The Gold Rush events of 1848 confirmed the political direction of the area. The search for gold brought a stampede of Americans. This insured that California would be part of the United States. It was touch and go for a while, however. No one knew whether California would be a Northern or Southern state during the Civil War.
Mariano Vallejo’s house is a short walk from the Square. It is a New England Gothic-style structure. Vallejo named the home Lachryma Montis, or Tears of the Mountain. He took the name after the numerous springs in the hillside. Vallejo’s house is an interesting expression of house construction at the time. It was built in New England in 1851. The prefab house was made of spruce wood. Once finished, its pieces were shipped around the Horn to California. General Vallejo lived here until his death in 1890. As you walk through it, you will see many touches of rural aristocratic life, which are evident in the furnishings.
While in Sonoma, you can sample some of California’s wine history. Stop at the Buena Vista Winery. The building is the original home of one Colonel Agoston Haraszthy. Haraszthy is often cited as The Father of California Wine. He introduced vinifera varietal cuttings from Europe. The cuttings replaced the so-called Mission grapes, which the Franciscan fathers planted. Mission grapes produced a wine satisfactory for sacramental purposes. But they were not very interesting for secular gustatory satisfaction. Haraszthy founded Buena Vista Winery in 1857. Another notable historic winery is Sebastiani. It is within walking distance in Sonoma. The winery has been a family affair for generations.
Drive north from the Bay Area on either Highway 101 or I-880. Take the smaller Highways, such as 116 or 121, until you reach the juncture with Highway 12. Then drive north on Highway 12 into Sonoma.
Be Sure to See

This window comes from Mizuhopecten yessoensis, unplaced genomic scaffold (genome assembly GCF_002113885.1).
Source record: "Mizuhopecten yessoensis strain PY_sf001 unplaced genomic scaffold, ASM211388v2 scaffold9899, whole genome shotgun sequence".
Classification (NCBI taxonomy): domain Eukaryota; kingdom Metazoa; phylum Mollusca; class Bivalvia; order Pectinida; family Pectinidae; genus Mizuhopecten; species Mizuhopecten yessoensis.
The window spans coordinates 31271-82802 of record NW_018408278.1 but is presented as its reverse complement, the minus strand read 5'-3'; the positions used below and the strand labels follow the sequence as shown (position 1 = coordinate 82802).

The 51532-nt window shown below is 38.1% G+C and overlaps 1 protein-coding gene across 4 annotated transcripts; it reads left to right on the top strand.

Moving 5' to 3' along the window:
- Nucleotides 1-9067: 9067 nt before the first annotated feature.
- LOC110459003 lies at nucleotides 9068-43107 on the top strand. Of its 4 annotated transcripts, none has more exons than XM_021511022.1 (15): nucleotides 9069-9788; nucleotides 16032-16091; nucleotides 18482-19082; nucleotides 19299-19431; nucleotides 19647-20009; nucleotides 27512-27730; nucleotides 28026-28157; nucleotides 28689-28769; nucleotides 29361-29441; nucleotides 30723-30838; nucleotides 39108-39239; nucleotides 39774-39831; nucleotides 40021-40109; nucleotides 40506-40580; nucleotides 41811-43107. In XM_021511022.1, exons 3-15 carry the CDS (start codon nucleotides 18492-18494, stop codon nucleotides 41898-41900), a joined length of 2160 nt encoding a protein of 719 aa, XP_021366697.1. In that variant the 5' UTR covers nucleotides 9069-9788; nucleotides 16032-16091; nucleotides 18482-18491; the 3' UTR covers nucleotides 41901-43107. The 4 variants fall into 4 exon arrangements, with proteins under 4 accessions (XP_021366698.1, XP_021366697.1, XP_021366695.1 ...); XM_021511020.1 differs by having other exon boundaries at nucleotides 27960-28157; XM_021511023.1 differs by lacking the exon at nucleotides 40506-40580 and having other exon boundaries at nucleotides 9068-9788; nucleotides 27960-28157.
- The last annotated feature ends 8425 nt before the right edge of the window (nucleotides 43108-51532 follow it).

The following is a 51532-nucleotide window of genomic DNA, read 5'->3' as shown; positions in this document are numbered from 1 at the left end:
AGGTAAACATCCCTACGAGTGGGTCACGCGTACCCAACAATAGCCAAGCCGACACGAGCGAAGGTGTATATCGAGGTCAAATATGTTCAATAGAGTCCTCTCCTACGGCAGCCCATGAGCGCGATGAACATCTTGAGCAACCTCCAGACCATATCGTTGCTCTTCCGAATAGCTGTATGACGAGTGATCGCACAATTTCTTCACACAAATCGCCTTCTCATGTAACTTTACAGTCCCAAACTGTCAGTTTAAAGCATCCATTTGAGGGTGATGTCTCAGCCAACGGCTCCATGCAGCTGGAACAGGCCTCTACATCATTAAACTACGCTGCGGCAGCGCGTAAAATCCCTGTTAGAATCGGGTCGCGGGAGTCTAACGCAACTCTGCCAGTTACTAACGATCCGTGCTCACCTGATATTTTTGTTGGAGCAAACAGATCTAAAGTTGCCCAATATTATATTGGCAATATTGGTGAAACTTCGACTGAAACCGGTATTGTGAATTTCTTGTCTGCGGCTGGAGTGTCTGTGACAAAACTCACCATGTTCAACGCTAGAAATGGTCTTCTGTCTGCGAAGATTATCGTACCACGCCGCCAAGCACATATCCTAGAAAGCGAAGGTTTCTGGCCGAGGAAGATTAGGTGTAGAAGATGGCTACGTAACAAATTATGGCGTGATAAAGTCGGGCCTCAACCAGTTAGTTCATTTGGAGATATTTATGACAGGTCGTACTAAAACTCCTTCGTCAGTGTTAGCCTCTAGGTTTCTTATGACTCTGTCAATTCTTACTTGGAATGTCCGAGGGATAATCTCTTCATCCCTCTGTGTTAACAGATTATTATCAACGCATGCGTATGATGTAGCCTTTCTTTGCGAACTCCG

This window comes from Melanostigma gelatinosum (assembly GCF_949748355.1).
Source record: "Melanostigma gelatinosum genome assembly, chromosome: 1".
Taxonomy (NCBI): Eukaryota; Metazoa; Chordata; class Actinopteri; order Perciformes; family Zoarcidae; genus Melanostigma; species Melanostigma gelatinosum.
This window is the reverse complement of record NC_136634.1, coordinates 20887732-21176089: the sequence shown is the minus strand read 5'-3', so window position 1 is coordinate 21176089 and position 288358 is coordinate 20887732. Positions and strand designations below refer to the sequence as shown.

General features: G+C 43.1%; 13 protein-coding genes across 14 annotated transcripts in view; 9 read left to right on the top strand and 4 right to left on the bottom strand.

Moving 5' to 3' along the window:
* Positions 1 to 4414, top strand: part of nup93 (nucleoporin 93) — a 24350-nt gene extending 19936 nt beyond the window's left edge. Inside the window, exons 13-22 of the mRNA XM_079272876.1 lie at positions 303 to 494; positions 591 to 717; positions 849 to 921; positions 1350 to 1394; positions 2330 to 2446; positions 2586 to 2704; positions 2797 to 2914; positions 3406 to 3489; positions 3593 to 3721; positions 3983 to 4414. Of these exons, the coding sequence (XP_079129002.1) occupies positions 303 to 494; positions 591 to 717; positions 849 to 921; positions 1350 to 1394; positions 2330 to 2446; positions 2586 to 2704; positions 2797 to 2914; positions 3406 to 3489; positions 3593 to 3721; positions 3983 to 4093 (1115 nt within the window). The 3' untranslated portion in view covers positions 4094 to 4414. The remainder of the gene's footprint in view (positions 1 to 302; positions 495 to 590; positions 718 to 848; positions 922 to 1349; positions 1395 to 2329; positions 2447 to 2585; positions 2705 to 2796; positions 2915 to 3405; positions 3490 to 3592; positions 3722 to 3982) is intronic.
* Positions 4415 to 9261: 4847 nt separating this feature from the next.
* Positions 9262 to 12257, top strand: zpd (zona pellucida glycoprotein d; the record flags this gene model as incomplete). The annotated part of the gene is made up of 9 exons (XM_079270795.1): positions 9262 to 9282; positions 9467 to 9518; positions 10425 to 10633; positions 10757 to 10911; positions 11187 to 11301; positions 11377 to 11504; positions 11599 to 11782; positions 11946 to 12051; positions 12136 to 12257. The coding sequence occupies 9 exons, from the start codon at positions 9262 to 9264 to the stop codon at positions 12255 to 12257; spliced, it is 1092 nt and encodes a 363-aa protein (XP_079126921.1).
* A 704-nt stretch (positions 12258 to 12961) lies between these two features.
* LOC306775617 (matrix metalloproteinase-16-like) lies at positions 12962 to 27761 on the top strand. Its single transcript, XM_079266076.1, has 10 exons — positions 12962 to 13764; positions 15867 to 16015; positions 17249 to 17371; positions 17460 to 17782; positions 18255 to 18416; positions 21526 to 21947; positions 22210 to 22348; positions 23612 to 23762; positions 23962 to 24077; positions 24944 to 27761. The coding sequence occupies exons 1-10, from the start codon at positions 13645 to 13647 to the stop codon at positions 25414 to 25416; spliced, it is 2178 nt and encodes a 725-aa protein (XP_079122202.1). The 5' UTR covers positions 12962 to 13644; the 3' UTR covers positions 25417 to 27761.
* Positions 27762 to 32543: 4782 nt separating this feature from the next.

The Mission is part of Sonoma State Historic Park and is located at the edge of the Square (20 E. Spain St.; 707/938-9560). Adjacent is the Barracks, also on the edge of the Square. Spend some time enjoying the Square, with its Bear Flag statue, and its many restaurants, shops, and small hotels.
A famous deli—The Sonoma Cheese Factory—is where jack cheese is made and every conceivable picnic item is purchasable (2 W Spain St.; 707/996-1931 or 800/535-2855; www.sonomacheesefactory.com). General Vallejo’s house is a half-mile northwest of the Plaza (707/938-9559). The Buena Vista Winery is near the Square (18000 Old Winery Rd.; 800/926-1266; www.buenavistawinery.com). Sebastiani Winery is at 389 4th Street E.; 707/933-3230; www.sebastiani.com.
Best Time of Year
Sonoma is an excellent year-round destination. The outlying areas reflect the agricultural seasons.
Built around an elaborate hot springs and spa, the Fairmont Sonoma Mission Inn and Spa is the dominant lodging in the area. The facility offers a wide range of treatments. Sonoma Mission Inn and Spa is at 100 Boyes Blvd., Sonoma; 800/862-4945; www.fairmont.com/sonoma).
The Depot Hotel is a restaurant in an 1870 train depot one block north of the Plaza, featuring Italian cuisine and wines. The Depot Hotel is at 241 1st St. W., Sonoma; 707/938-2980; www.depotsonoma.com.
For Further Information
The town of Sonoma is represented by the Sonoma Valley Visitors Bureau (453 1st St. E., Sonoma; 707/996-1090; www.sonomavalley.com).